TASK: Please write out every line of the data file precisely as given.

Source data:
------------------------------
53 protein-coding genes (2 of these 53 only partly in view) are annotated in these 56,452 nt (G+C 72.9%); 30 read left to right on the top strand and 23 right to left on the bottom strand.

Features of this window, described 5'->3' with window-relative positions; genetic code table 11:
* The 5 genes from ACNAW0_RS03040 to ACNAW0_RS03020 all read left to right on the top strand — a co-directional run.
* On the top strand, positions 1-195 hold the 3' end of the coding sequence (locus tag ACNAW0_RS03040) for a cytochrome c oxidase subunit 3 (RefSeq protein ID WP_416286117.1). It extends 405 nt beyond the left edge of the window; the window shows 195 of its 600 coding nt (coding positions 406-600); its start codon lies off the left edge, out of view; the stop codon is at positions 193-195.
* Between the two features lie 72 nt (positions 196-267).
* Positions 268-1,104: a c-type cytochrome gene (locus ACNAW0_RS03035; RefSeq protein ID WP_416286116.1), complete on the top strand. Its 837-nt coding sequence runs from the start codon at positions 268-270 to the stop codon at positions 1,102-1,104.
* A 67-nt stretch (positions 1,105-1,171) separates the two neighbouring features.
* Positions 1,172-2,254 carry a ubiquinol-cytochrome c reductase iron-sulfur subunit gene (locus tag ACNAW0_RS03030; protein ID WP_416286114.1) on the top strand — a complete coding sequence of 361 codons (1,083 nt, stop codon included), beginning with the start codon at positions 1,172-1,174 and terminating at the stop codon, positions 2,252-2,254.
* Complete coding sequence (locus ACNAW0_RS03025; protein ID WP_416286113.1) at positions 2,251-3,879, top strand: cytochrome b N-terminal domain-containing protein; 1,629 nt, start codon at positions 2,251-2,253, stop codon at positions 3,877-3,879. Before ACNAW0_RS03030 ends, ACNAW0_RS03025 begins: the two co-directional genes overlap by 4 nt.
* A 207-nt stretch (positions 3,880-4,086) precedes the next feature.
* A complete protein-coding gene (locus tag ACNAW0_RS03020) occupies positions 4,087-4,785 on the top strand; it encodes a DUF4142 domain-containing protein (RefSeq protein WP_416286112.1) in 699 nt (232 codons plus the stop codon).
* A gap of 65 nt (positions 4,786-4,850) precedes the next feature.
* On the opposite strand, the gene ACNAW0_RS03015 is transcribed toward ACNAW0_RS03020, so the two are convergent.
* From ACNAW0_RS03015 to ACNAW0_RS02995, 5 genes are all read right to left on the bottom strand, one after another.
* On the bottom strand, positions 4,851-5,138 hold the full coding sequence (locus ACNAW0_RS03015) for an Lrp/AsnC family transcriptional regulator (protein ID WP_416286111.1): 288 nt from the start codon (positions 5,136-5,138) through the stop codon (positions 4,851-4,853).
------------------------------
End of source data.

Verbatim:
53 protein-coding genes (2 of these 53 only partly in view) are annotated in these 56,452 nt (G+C 72.9%); 30 read left to right on the top strand and 23 right to left on the bottom strand.

Features of this window, described 5'->3' with window-relative positions; genetic code table 11:
* The 5 genes from ACNAW0_RS03040 to ACNAW0_RS03020 all read left to right on the top strand — a co-directional run.
* On the top strand, positions 1-195 hold the 3' end of the coding sequence (locus tag ACNAW0_RS03040) for a cytochrome c oxidase subunit 3 (RefSeq protein ID WP_416286117.1). It extends 405 nt beyond the left edge of the window; the window shows 195 of its 600 coding nt (coding positions 406-600); its start codon lies off the left edge, out of view; the stop codon is at positions 193-195.
* Between the two features lie 72 nt (positions 196-267).
* Positions 268-1,104: a c-type cytochrome gene (locus ACNAW0_RS03035; RefSeq protein ID WP_416286116.1), complete on the top strand. Its 837-nt coding sequence runs from the start codon at positions 268-270 to the stop codon at positions 1,102-1,104.
* A 67-nt stretch (positions 1,105-1,171) separates the two neighbouring features.
* Positions 1,172-2,254 carry a ubiquinol-cytochrome c reductase iron-sulfur subunit gene (locus tag ACNAW0_RS03030; protein ID WP_416286114.1) on the top strand — a complete coding sequence of 361 codons (1,083 nt, stop codon included), beginning with the start codon at positions 1,172-1,174 and terminating at the stop codon, positions 2,252-2,254.
* Complete coding sequence (locus ACNAW0_RS03025; protein ID WP_416286113.1) at positions 2,251-3,879, top strand: cytochrome b N-terminal domain-containing protein; 1,629 nt, start codon at positions 2,251-2,253, stop codon at positions 3,877-3,879. Before ACNAW0_RS03030 ends, ACNAW0_RS03025 begins: the two co-directional genes overlap by 4 nt.
* A 207-nt stretch (positions 3,880-4,086) precedes the next feature.
* A complete protein-coding gene (locus tag ACNAW0_RS03020) occupies positions 4,087-4,785 on the top strand; it encodes a DUF4142 domain-containing protein (RefSeq protein WP_416286112.1) in 699 nt (232 codons plus the stop codon).
* A gap of 65 nt (positions 4,786-4,850) precedes the next feature.
* On the opposite strand, the gene ACNAW0_RS03015 is transcribed toward ACNAW0_RS03020, so the two are convergent.
* From ACNAW0_RS03015 to ACNAW0_RS02995, 5 genes are all read right to left on the bottom strand, one after another.
* On the bottom strand, positions 4,851-5,138 hold the full coding sequence (locus ACNAW0_RS03015) for an Lrp/AsnC family transcriptional regulator (protein ID WP_416286111.1): 288 nt from the start codon (positions 5,136-5,138) through the stop codon (positions 4,851-4,853).